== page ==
Cold weather welcomes returning inversion
Recent storms have improved the air quality here in the Grand Valley, but experts say the clean air may not be sticking around.
How can you stop an inversion from forming? There’s no simple answer to that question.
Conditions in the Grand Valley are ripe for the inversion to return.
"If cold weather continues, especially if snow remains on the ground, pollution levels will jump back up really quickly," Ed Brotsky, Air Quality Specialist for the Mesa County Health Department, said.
A solid snowpack early in the season often creates a cycle that's tough to break.
The snow keeps the air close to the ground cold. That increases the potential for inversion. This week’s forecast pretty much sums up those conditions.
"Any sort of activity will just about contribute to it."
Some of the biggest factors in our valley are cars and wood burning.
The returning inversion is bad news for those prone to getting sick.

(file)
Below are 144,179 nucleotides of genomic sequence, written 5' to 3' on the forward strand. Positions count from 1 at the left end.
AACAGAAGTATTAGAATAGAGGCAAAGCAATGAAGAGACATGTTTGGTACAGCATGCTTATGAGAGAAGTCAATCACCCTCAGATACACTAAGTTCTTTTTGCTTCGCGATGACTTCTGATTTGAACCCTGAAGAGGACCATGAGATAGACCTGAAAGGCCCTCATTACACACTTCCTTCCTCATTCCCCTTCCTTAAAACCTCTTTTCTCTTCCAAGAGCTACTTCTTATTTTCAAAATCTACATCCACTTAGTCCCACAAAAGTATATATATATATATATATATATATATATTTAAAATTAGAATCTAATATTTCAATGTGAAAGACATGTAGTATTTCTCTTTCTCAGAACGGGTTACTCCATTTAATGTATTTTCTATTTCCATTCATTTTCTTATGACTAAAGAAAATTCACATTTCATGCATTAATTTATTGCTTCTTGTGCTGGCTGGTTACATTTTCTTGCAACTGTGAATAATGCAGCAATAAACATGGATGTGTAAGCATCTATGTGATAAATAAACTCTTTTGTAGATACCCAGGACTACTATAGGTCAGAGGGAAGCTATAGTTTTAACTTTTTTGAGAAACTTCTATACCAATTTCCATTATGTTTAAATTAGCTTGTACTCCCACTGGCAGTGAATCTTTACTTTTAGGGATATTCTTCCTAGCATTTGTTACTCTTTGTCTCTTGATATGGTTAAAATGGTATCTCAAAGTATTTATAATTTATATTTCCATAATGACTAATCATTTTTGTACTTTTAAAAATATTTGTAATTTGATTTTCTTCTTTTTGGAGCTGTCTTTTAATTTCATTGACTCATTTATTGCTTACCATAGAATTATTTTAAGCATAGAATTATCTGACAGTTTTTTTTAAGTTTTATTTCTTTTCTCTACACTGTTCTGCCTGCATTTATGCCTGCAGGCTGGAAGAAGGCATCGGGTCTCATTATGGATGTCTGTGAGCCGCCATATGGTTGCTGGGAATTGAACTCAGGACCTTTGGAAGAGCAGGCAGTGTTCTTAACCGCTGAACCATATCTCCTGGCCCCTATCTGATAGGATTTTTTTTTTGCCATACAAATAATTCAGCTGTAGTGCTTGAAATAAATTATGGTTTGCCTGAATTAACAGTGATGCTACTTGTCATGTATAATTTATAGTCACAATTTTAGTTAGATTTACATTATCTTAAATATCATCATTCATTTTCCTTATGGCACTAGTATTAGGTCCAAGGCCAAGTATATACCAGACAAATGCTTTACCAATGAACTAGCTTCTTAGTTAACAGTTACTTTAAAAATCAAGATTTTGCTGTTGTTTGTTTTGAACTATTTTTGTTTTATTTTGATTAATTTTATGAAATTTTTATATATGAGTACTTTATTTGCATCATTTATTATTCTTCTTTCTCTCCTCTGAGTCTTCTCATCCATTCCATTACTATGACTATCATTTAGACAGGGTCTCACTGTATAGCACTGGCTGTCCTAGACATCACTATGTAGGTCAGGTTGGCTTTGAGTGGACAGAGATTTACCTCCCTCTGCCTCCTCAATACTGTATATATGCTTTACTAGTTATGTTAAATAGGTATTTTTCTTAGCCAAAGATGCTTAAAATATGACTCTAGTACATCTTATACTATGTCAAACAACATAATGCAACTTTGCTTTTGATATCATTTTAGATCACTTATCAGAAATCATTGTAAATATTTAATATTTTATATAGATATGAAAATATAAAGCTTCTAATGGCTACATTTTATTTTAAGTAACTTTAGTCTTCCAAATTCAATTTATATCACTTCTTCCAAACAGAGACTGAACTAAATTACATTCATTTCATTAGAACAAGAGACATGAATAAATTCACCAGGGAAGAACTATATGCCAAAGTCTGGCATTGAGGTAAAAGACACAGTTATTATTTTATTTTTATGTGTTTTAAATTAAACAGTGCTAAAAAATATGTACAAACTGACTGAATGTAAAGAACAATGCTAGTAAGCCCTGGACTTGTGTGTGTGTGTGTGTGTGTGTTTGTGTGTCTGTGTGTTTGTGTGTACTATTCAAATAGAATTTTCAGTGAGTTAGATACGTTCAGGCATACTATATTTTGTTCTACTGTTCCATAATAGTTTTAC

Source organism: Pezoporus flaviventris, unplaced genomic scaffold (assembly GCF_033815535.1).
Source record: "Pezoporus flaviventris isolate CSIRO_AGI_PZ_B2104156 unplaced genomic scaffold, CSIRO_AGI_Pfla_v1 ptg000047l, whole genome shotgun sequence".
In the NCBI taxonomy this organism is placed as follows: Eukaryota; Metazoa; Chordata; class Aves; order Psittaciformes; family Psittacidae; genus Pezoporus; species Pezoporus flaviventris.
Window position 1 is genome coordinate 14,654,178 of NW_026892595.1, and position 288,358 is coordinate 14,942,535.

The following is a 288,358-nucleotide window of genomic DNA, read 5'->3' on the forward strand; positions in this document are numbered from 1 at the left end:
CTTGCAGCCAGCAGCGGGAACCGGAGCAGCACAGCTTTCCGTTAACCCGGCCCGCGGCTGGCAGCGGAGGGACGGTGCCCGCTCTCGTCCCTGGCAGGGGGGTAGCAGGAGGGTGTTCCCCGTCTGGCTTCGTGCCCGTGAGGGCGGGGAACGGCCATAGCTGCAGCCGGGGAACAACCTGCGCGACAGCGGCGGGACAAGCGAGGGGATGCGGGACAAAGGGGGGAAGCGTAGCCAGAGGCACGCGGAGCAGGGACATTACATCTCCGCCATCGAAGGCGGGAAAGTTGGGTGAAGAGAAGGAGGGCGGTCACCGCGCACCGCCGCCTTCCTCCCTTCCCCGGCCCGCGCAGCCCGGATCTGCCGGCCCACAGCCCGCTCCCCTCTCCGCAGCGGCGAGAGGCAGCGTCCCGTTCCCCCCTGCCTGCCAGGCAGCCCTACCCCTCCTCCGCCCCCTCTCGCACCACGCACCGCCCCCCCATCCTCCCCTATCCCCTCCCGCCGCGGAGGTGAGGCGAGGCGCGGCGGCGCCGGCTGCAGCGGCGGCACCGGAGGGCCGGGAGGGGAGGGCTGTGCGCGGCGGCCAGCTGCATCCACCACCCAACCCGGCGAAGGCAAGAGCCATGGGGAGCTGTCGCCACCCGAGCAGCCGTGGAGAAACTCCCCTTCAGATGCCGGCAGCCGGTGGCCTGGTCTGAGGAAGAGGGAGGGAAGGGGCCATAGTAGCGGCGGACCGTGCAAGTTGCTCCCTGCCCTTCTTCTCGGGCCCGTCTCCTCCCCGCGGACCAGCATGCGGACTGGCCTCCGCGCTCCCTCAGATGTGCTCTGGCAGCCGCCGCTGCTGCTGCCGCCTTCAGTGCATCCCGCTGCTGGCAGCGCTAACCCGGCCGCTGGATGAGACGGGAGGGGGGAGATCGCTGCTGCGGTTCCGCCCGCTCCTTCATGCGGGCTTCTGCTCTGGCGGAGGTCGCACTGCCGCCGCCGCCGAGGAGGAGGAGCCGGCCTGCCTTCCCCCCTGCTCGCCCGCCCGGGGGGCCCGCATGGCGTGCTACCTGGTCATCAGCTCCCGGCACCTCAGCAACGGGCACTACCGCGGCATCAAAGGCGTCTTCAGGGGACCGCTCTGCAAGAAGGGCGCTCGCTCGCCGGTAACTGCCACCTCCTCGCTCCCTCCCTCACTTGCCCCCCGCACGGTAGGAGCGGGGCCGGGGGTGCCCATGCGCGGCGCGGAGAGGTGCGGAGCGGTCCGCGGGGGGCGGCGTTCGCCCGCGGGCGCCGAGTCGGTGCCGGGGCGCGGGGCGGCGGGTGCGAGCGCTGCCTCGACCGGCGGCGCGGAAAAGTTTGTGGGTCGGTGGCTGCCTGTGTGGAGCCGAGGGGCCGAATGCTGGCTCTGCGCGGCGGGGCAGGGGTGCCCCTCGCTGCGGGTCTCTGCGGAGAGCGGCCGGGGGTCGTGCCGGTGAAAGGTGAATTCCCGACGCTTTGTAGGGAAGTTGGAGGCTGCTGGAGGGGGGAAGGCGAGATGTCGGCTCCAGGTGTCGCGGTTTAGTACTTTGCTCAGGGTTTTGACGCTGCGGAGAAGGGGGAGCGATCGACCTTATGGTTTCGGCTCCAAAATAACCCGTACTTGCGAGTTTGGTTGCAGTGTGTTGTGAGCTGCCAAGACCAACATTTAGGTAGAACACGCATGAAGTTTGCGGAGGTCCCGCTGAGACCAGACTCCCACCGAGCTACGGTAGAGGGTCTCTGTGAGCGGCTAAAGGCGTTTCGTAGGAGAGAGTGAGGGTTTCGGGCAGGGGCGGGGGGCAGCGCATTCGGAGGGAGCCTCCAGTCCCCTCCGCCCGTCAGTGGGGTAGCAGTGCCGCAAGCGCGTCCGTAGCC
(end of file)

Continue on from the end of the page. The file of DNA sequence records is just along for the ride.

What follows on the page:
"All the pollution that we generate tends to just hang above out heads and it doesn't have a chance to escape out into the upper atmosphere," Brotsky explained.
Colorado air quality regulators have announced a rule change for the Front Range that would allow most new vehicles to go seven years before getting pollution tests, instead of four years under the current requirements.
The commission says air quality won't suffer because of the changes.
So what does cause all the pollution? It can't be blamed on a single factor or solved with any one regulation.
"There is no single silver bullet,” Brotsky said. “It’s a collective effort from the community."
Copyright 2012 KJCT. The Associated Press contributed to this report. All rights reserved.
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